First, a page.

From this perspective, so much of what we saw that day became intentional efforts to change the cues to which the students and staff were exposed. Payment for lunches was modified to make it impossible for students to know if their fellow students were receiving assistance in purchasing their food, removing one cue that we humans use routinely to segregate ourselves along socioeconomic lines.

Class changeovers were the quietest I had ever seen. It was possible to have a conversation in a hall flooded with students without raising your voice. Teachers and administrators did not enforce order by yelling at loud students, but by going out into the hall and engaging the students in conversation. The class bell was not a cue for chaos, but now a cue for social engagement with its obvious rewards.

The cafeteria is dominated by a mural depicting the history and achievements of Hamilton residents. A connecting hall is dedicated to displaying class photos throughout the history of Hamilton Township High School. Walking into these common areas immediately connects the students and staff to the history and community. They know what they do is important to that community. They know someone cares.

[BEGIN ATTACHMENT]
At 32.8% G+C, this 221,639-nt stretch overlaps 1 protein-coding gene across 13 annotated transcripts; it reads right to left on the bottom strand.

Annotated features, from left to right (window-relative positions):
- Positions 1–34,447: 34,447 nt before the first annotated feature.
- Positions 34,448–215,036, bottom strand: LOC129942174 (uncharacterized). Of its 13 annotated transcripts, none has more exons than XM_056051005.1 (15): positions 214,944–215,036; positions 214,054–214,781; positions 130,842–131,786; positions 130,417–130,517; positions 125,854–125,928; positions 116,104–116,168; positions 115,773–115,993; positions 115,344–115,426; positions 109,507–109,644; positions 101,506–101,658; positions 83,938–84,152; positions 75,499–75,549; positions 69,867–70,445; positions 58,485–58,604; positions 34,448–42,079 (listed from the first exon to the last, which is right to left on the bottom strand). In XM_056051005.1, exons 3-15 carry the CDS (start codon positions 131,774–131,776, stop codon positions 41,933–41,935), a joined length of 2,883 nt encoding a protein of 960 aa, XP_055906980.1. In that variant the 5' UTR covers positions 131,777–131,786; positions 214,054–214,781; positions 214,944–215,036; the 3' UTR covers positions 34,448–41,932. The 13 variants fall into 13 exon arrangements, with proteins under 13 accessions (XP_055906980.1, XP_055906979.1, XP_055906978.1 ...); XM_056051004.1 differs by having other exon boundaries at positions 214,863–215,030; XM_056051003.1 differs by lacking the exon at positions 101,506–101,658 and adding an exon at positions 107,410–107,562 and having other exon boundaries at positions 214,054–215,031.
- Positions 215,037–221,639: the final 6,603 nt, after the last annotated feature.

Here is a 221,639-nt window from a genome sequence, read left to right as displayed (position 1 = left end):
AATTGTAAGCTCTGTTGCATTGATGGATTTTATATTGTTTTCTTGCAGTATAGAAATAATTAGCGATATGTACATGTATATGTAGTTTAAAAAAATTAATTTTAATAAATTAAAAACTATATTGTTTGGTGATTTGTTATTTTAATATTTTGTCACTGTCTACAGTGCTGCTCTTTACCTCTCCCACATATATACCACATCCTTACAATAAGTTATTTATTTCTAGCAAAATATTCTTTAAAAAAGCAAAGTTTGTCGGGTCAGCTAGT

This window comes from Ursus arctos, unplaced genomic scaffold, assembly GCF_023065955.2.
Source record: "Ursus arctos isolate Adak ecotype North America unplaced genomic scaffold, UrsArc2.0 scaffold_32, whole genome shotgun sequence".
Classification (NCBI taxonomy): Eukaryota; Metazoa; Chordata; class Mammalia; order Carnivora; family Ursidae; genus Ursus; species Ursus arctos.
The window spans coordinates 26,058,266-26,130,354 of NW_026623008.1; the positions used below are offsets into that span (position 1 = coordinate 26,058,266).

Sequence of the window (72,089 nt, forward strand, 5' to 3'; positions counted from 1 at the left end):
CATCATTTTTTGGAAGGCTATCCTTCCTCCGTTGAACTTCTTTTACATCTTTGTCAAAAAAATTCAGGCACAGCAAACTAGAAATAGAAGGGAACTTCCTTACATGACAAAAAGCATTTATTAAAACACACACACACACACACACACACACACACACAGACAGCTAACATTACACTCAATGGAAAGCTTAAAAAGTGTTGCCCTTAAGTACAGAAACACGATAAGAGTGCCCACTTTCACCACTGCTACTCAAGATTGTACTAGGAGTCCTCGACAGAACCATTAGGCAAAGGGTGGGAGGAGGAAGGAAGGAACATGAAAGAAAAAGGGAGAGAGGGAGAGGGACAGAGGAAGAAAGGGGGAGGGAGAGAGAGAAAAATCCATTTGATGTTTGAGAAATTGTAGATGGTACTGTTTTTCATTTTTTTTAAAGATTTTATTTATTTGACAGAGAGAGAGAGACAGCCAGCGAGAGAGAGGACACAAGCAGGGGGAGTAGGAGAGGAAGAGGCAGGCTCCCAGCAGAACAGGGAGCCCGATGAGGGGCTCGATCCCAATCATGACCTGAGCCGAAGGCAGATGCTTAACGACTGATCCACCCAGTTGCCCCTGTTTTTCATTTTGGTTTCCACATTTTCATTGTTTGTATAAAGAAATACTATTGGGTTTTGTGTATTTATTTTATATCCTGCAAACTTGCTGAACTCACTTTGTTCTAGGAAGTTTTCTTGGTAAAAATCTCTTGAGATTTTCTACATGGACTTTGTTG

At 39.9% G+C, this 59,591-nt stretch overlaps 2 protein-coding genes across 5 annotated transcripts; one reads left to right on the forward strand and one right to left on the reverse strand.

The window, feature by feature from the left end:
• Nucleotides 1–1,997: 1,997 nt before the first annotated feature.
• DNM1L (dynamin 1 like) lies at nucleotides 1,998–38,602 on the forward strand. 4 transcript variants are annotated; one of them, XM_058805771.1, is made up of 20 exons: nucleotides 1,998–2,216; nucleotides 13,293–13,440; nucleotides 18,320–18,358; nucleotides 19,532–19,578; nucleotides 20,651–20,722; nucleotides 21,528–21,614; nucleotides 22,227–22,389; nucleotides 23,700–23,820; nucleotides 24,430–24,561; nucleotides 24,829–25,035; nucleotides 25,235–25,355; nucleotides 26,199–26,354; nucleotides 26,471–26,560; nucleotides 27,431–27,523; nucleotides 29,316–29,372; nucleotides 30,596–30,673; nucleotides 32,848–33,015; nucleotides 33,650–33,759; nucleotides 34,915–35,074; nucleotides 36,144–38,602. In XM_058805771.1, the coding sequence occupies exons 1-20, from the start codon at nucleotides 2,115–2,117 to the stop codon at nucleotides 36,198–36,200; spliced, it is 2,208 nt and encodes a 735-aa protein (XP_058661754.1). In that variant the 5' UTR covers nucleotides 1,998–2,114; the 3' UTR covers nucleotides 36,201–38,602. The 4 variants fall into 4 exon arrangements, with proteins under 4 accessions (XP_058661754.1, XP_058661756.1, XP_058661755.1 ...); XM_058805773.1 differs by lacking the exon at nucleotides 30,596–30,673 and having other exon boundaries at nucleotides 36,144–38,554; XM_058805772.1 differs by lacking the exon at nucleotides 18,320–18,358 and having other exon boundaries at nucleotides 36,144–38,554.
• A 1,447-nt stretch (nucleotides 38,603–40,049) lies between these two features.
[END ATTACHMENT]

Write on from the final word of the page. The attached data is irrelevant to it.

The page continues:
It would be overly simplistic to say that these features alone are responsible for the recent success of Hamilton Township High School, but they have created the environment that allows talented teachers and students to succeed. We had a great afternoon visiting Hamilton Local High School. Three months later, I got to enjoy it again in a brand new way thanks to Charles Duhigg and the perspective of The Power of Habit.

Viewing the world through the “habit” lens is so much fun that I want a physical reminder to do so sitting on my bookshelf6. More valuable than the information contained within, The Power of Habit inspired me to think deeply about myself and my world.

1. Doo-Bee-Doo-Bee-Doo
2. As it turns out, those who know me well had many interesting answers to this question.
3. My mother, Susan Witten, PhD (as I tell the students, “Call me, Josh. Dr. Witten is my mom), is Director of Teaching and Learning for the Hamilton Local School District and has been directly involved in many of these improvements.
4. My wife and I have spoken with several classes at Hamilton Township High School since 2010. Instead of using one of the broad programs available to connect students and scientists, we simply made ourself available to a place with a need and a personal connection. In our experience, that personal connection and identifiability (I am from the central Ohio area and my wife is from a town similar to Hamilton) were more important to connecting with the students and presenting a career in science as something “doable” than the actual content of the discussion.
5. In 2003, Hamilton Local School District obtained a school improvement levy and state funds that allowed the construction of new school buildings. The new high school is currently in its third year of use.
6. I endorse the view that physical books are now, and have always been, most important as reminders of the reading experience.

Author: Josh Witten